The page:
May 11-14, 2000
volume 11, no. 91


    "Getting to the Heart of the Matter" is what Sister Mary Lucy Astuto pinpoints in every issue when she takes a common sense approach to living our faith with her practical columns.

    This weekend, Sister begins a fascinating and informative series on Indulgences in clearing up the confusion that has existed over the last three decades. As she indulges in the subject of indulgences, Sister points out in her series there have been misconceptions about "days" and "years" and explains what they really mean, as well as detailing the difference between "plenary" indulgences and "partial" indulgences and who can merit these indulgences, how, and why in her first installment of What are indulgences?

    Her column provides effective, vital insights into our faith and ways of fulfilling God's Will every day in every way. You can visit Sr. Lucy at her web site for Heart of Mary Ministry at http://www.heartofmaryministry.com or you can reach her at Srmarylucy @aol.com by e-mail.

part one
        The teaching of the Catholic Church on the subject of indulgences is rarely taught and, therefore, is rarely understood. There are among a number of the Catholic faithful misconstrued ideas about obtaining indulgences and how they are applied.

        In this year, noted as the Jubilee Year, which holds special graces for us and INDULGENCES under certain circumstances, it would be good to extend a simple and clear explanation of what indulgences are, who can receive them, the reason why the Church can grant them, and the conditions necessary to receive them.

        This is a three-part series on this subject. My references are chiefly The Catechism of the Catholic Church and Indulgentiarum Doctrina (The Doctrine of Indulgences), a document written by Pope Paul VI. The doctrine and practice of indulgences are inextricably linked to the Sacrament of Penance. We are sinners. Sin offends the All-Good and Perfect God. Every sin has consequences. Every sin of itself deserves punishment.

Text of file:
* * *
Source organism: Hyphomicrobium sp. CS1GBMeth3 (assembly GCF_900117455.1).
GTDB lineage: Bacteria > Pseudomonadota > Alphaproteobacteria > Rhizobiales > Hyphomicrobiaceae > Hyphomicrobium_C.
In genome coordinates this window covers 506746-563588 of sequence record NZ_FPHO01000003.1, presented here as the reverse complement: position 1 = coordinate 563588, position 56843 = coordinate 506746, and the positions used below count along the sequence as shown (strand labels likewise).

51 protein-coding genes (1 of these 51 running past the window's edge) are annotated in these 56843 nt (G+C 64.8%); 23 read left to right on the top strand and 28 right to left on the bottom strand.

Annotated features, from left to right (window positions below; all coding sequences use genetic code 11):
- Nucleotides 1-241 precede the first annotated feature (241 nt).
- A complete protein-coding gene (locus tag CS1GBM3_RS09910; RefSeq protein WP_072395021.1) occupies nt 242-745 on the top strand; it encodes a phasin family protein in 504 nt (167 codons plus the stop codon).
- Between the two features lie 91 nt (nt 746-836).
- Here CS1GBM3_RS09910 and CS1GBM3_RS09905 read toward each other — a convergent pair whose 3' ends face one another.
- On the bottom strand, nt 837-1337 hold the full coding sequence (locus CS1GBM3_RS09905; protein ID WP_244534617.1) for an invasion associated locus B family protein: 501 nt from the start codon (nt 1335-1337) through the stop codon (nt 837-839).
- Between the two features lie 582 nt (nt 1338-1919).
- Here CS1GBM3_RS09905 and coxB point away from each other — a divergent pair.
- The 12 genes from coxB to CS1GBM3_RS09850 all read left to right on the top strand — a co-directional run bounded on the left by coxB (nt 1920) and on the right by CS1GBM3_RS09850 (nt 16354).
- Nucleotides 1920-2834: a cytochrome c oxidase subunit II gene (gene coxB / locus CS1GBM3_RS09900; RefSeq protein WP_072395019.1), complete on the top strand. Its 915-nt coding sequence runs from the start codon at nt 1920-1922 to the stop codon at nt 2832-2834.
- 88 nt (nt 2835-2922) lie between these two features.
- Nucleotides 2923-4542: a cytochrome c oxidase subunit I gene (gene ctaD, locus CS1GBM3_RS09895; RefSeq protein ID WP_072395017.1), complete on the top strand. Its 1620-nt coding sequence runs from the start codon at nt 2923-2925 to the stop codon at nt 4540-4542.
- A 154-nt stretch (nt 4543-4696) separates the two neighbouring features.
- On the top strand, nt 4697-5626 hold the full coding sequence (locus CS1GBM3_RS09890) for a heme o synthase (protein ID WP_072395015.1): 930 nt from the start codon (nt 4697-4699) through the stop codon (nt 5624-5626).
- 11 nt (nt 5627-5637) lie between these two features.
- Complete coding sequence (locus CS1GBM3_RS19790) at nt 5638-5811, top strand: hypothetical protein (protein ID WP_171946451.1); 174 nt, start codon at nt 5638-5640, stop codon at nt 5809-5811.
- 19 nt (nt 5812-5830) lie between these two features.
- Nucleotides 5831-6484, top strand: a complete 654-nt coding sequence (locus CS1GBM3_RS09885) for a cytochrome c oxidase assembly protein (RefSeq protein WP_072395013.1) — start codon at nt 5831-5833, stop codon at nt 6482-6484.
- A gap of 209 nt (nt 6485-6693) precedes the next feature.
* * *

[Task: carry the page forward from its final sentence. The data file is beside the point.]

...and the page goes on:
A simple analogy! A boy is hitting a baseball in the front yard where his parents told him not to do so. A hit ball breaks a window in the home. The boy, knowing that he has been disobedient and will get into trouble, becomes heartfeltly sorry. Upon acknowledgment and apology the boy receives his parents forgiveness. However, the broken window needs to be replaced and the cost of the boy's disobedience (and window) will be the allowance the boy would have received for a month. The boy's disobedience not only affects him, it also affects his parents, other children in the family who will receive further admonitions about hitting a baseball so close to the house, and the person who will replace the window.

        Every sin which we human beings commit affects not only ourselves, but other members of the Body of Christ. Sin has consequences and punishment due to it. But not all sins deserve the same degree of punishment. Grave or mortal sin deserves eternal punishment. Grave or mortal sin drives out the Divine Life of God in us called Sanctifying Grace. One who commits mortal sin deserves hell - deserves eternal punishment. The ordinary way that grave or mortal sins are forgiven is by the Sacrament of Penance. One goes to confession and acknowledges ALL mortal sins without hiding any lest he commit another mortal sin called a sacrilege. Through this good confession, eternal punishment is removed, but there may be and most likely is some temporal punishment due to the sins remaining. The Catechism of the Catholic Church calls these "attachments" to sin. Pope Paul VI calls them "vestiges" of sin. I, personally, prefer the latter term. Here is where an indulgence helps the sinner in remitting the temporal punishment due to his forgiven mortal sins and/or venial sins.

        The Catechism defines "indulgence" as: "...a remission before God of the temporal punishment due to sins whose guilt has already been forgiven, which the faithful Christian who is duly disposed gains under certain prescribed conditions through the action of the Church which, as the minister of redemption, dispenses and applies with authority the treasury of the satisfactions of Christ and the saints." (1471)

        That one paragraph contains a wealth of information which will require several paragraphs of explanation. Part II will answer: Why does the Church have the right to grant indulgences? Who may gain indulgences? What is the Church's Treasury?

        God bless you!

    Sister Mary Lucy Astuto


May 11-14, 2000
volume 11, no. 91

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